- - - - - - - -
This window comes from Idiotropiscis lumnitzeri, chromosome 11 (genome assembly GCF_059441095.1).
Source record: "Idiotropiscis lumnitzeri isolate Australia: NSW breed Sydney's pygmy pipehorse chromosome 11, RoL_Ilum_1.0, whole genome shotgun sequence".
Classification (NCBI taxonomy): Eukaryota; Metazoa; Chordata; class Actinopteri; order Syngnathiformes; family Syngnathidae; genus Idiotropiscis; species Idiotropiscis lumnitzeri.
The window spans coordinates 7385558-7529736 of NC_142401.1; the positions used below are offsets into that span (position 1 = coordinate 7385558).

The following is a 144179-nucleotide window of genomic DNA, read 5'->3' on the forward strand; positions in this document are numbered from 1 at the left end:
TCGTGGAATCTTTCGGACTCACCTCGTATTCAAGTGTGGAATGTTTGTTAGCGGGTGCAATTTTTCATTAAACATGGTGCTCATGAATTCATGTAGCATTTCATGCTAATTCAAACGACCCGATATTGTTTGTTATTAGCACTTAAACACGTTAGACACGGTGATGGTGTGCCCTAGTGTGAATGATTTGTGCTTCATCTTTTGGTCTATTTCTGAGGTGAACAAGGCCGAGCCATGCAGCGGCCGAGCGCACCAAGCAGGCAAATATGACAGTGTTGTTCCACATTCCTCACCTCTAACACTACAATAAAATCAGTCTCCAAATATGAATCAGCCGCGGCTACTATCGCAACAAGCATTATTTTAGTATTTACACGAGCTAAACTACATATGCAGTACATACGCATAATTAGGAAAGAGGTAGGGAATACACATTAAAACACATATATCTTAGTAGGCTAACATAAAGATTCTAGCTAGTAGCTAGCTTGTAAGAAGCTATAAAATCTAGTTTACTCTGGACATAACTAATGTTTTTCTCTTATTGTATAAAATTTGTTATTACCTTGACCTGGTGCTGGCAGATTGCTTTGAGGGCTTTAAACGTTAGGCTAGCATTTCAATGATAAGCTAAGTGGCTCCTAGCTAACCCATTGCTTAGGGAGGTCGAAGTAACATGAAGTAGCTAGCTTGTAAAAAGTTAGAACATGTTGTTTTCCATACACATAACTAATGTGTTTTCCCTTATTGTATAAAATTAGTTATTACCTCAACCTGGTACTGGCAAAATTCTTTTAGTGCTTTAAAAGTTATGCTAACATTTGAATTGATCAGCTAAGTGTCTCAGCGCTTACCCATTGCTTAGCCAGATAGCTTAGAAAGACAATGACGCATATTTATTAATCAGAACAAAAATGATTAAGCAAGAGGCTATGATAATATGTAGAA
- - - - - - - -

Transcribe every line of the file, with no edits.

This window comes from Idiotropiscis lumnitzeri, chromosome 11 (genome assembly GCF_059441095.1).
Source record: "Idiotropiscis lumnitzeri isolate Australia: NSW breed Sydney's pygmy pipehorse chromosome 11, RoL_Ilum_1.0, whole genome shotgun sequence".
Classification (NCBI taxonomy): Eukaryota; Metazoa; Chordata; class Actinopteri; order Syngnathiformes; family Syngnathidae; genus Idiotropiscis; species Idiotropiscis lumnitzeri.
The window spans coordinates 7385558-7529736 of NC_142401.1; the positions used below are offsets into that span (position 1 = coordinate 7385558).

The following is a 144179-nucleotide window of genomic DNA, read 5'->3' on the forward strand; positions in this document are numbered from 1 at the left end:
TCGTGGAATCTTTCGGACTCACCTCGTATTCAAGTGTGGAATGTTTGTTAGCGGGTGCAATTTTTCATTAAACATGGTGCTCATGAATTCATGTAGCATTTCATGCTAATTCAAACGACCCGATATTGTTTGTTATTAGCACTTAAACACGTTAGACACGGTGATGGTGTGCCCTAGTGTGAATGATTTGTGCTTCATCTTTTGGTCTATTTCTGAGGTGAACAAGGCCGAGCCATGCAGCGGCCGAGCGCACCAAGCAGGCAAATATGACAGTGTTGTTCCACATTCCTCACCTCTAACACTACAATAAAATCAGTCTCCAAATATGAATCAGCCGCGGCTACTATCGCAACAAGCATTATTTTAGTATTTACACGAGCTAAACTACATATGCAGTACATACGCATAATTAGGAAAGAGGTAGGGAATACACATTAAAACACATATATCTTAGTAGGCTAACATAAAGATTCTAGCTAGTAGCTAGCTTGTAAGAAGCTATAAAATCTAGTTTACTCTGGACATAACTAATGTTTTTCTCTTATTGTATAAAATTTGTTATTACCTTGACCTGGTGCTGGCAGATTGCTTTGAGGGCTTTAAACGTTAGGCTAGCATTTCAATGATAAGCTAAGTGGCTCCTAGCTAACCCATTGCTTAGGGAGGTCGAAGTAACATGAAGTAGCTAGCTTGTAAAAAGTTAGAACATGTTGTTTTCCATACACATAACTAATGTGTTTTCCCTTATTGTATAAAATTAGTTATTACCTCAACCTGGTACTGGCAAAATTCTTTTAGTGCTTTAAAAGTTATGCTAACATTTGAATTGATCAGCTAAGTGTCTCAGCGCTTACCCATTGCTTAGCCAGATAGCTTAGAAAGACAATGACGCATATTTATTAATCAGAACAAAAATGATTAAGCAAGAGGCTATGATAATATGTAGAA